For over a century, Strines was home to the Strines Calico Printing company, which became one of the leading companies printing not merely calico, but any and every sort of fabric. In the 19th century the Company owned much of the land and employed many of the inhabitants of Strines and the neighbouring villages. Now, in 2021, the works has been closed, demolished and replaced by a housing estate. The village has turned into a dormitory suburb, but it still has its church which (until the present hiatus) continued to serve the neighbourhood and the adjoining areas of Marple and New Mills. Services will resume as soon as present restrictions on meetings are removed.
Thomas Henry Nevill
1819 - 1893
Charles Henry Neviil
The initiative for a church in Strines came from the owners of Strines Calico Print Works, Thomas Henry Nevill and later by his son, Charles Henry Nevill. In a speech at the Christmas party in 1853 one of the partners of the works proposed a toast to the Bishops and Clergy. He said “it had long been in contemplation to establish a place of worship in Strines”. At first services were held on the works premises. One of the owners of the works, Thomas Henry Nevill, bought a patch of land on the Marple to New Mills road from the Egerton estate (who owned most of the area), and erected four houses for their senior employees together with a corrugated iron church. At the time, corrugated iron churches were available from several manufacturers and many were sent overseas as mission churches. They were universally referred to as “iron churches”. St Paul’s may have been intended as a temporary building, but with regular maintenance and repainting it has survived for over 140 years. Mr Nevill appointed and paid the Curate. The opening was in August 1880 and the North Cheshire Herald gave a detailed description of the interior of the new church and the opening services, both morning and afternoon, which were conducted by the Canon of Chester and the newly appointed curate-in-charge, the Rev. A. Armitage from Harperhey. The first baptism followed in November. The baby was Godfrey Pariss Deakin. Many years later it was found that he was the nephew of Edith Nesbitt, the author of “The Railway Children”.
The building is parallel to the road, which puts the altar at the north-west, not the conventional east. The church is made of corrugated iron and has to be repainted regularly to prevent rusting. This gives it the nickname “Tin Tabernacle”. It has a small bell-cot over the door. There is no graveyard but lawns and gardens surround the building. The interior walls are lined with wood, which both looks and feels warmer than the outer iron wall. There are two small extensions at the altar end. The extension on the road side is the vestry, which was originally only half its present size.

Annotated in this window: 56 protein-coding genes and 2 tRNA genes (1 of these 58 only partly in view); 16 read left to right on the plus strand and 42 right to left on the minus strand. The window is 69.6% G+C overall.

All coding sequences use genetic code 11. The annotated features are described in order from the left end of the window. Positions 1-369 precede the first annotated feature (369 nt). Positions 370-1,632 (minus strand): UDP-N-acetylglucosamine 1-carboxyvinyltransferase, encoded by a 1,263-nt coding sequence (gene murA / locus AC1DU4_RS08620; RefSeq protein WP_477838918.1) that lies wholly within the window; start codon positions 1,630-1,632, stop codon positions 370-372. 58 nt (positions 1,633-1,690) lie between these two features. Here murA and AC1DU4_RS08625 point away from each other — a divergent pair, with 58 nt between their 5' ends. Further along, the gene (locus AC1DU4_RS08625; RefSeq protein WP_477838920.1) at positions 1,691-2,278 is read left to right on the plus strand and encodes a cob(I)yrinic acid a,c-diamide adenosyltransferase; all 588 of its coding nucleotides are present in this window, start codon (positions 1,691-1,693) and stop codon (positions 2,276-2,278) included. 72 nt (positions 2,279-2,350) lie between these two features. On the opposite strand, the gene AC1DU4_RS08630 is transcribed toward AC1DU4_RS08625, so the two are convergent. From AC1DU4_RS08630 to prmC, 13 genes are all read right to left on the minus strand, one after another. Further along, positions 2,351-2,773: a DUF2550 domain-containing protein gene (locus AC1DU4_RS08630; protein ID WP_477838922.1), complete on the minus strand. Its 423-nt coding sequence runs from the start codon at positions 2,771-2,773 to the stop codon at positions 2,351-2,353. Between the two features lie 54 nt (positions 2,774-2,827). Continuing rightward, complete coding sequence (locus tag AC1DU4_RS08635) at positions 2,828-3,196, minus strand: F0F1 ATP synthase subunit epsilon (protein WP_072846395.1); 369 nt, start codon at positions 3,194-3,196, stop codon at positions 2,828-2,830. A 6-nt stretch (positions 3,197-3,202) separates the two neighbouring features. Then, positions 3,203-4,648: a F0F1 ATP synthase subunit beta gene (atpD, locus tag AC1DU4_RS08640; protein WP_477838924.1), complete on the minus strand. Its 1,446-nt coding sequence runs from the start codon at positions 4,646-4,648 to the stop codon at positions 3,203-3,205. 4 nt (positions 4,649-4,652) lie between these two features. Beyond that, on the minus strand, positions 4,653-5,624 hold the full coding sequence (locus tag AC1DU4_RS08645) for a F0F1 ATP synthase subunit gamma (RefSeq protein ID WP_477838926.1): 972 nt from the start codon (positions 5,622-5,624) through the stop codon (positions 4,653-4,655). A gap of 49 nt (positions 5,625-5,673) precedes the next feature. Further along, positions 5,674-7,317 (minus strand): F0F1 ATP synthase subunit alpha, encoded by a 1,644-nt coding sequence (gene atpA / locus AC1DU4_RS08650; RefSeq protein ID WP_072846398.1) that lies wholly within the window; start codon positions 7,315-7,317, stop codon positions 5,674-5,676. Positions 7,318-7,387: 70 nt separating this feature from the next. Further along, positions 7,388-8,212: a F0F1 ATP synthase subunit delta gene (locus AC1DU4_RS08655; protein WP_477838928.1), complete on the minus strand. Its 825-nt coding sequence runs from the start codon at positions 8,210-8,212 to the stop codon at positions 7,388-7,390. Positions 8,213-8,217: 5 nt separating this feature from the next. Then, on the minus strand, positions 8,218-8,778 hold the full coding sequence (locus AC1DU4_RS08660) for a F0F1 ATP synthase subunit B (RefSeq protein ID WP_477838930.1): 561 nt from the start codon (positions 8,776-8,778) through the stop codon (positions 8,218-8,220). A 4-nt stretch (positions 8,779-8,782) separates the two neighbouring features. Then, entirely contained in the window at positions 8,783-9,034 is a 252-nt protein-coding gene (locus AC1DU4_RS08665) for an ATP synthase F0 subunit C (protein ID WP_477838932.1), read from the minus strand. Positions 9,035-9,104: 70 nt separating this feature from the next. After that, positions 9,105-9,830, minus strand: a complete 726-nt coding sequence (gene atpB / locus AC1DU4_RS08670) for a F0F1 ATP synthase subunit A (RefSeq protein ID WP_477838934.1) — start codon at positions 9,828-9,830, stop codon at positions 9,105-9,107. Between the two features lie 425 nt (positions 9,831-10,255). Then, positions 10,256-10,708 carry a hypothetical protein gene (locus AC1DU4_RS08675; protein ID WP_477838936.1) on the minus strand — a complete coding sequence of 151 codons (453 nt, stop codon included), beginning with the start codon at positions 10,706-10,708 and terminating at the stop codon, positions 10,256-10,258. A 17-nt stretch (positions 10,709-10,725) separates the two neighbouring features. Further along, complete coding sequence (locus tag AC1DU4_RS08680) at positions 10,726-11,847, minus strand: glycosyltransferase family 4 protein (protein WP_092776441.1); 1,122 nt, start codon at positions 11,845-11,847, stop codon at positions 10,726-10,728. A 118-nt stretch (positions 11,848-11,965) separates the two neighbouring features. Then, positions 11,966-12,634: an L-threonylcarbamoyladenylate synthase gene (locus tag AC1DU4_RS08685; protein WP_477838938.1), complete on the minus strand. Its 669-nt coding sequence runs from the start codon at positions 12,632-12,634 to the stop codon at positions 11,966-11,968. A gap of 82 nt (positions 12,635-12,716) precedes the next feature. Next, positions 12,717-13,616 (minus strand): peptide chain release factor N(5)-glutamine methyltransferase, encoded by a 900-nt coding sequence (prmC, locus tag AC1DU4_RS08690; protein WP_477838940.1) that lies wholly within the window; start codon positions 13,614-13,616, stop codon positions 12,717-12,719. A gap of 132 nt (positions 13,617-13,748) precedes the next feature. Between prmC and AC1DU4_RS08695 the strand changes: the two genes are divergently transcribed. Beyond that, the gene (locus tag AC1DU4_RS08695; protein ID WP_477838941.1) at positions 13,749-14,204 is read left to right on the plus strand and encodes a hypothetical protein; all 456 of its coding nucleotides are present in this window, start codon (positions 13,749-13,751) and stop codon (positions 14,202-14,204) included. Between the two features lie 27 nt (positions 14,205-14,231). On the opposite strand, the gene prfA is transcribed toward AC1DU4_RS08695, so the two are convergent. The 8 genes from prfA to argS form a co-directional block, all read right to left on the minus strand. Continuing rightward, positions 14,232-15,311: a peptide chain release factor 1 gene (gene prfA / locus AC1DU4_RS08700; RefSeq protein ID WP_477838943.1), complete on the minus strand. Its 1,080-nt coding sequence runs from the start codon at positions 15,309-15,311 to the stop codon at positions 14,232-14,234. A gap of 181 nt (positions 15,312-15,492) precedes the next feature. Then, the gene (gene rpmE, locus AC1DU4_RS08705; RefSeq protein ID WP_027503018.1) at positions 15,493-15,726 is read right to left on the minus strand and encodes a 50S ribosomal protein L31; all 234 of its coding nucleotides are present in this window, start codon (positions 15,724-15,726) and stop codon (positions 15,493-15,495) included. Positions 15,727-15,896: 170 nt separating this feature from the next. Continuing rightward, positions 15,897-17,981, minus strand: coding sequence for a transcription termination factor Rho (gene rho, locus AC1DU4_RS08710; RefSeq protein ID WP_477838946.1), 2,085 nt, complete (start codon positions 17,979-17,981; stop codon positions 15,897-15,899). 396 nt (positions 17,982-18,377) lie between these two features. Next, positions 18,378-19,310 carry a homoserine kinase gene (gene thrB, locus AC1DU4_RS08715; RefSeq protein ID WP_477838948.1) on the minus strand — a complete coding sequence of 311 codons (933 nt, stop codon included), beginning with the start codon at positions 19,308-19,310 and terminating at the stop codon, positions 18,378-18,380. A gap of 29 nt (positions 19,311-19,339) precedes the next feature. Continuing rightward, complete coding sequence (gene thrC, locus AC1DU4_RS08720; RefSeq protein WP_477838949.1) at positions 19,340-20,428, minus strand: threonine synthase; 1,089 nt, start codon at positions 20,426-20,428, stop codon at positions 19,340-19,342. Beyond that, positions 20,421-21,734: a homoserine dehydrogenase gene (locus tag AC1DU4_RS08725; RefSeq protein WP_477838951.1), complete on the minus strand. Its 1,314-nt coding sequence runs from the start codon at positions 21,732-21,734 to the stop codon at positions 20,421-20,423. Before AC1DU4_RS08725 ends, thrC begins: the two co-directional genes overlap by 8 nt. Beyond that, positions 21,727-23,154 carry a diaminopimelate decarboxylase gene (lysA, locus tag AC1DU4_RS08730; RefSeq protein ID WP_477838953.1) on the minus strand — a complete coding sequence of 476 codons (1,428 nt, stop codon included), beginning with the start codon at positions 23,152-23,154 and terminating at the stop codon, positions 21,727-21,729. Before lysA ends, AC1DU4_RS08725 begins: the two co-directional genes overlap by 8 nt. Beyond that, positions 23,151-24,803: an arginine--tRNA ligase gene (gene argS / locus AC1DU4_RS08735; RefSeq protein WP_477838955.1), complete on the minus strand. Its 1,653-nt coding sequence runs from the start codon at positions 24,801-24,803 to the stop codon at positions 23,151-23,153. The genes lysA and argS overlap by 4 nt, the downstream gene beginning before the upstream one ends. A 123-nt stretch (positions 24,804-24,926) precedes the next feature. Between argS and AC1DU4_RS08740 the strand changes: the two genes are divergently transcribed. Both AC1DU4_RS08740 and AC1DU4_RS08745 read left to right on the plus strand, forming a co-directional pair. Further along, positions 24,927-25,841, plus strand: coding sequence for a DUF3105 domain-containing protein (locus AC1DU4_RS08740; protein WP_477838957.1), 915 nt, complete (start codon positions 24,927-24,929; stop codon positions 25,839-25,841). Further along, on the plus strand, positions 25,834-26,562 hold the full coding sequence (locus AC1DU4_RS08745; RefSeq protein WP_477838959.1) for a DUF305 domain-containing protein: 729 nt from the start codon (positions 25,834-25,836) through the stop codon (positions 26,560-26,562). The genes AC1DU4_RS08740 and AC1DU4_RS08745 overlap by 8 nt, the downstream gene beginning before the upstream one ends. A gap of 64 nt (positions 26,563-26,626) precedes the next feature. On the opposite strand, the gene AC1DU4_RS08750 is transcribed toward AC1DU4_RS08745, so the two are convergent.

The extension opposite the vestry is for the organ. Originally, the musical accompaniment was an “American organ”, which is similar to a harmonium. The pipe organ was installed in 1893. To accommodate the longest pipes, the floor of the organ chamber is below the church floor and the roof is raised. With regular tuning and overhauls this is still serving us.
Seating was originally in pews, but these have now been replaced by chairs except for the choir. Early records imply that when services were held at the works, there was a choir. Certainly, choir stalls were included when the church was built. The choir has varied widely in numbers but has survived. The only indoor memorial commemorates the fallen of both World Wars. The silverware used for communion services was donated by Strines Print Works. It is kept in the church safe in a box with fitted compartments which was not mass produced but probably made by the works joiner.
The Service Book record for Christmas Day 1880 has the bald statement “The Iron Church burnt. Services in Sunday School.” Just how much damage was done is not recorded, but it must have been quite extensive, as services in church did not resume until April. The Derbyshire and Chesterfield Herald speculated in its report about the fire, that a lamp had been left burning and the flame must have caught some light substance such as decorations. It went on to report that before the firemen from the neighbouring works could get to it, the organ, roof, east window and other portions of the interior fittings were totally wrecked. The damage probably amounted to £250 but fortunately the premises were fully insured.
Sunday school classes started a couple of months after the church opened “with a large attendance”. In those days, children were sent to Sunday School as part of their basic education. This has continued ever since with varying attendance until recently, but has now closed for lack of children attending.
Another corrugated iron building was brought up from the works in 1893 and erected on the corner of Strines Road and Station Road almost opposite the church. In 1913, after the Strines Print Works had been absorbed into the Calico Printers Association (CPA), the Chester Diocesan Finance Association bought it with a contribution from St Paul’s. This became known as “The Sunday School” although it was used for all church purposes except actual worship, and it was home to a badminton
St Paul’s Sunday school and church hall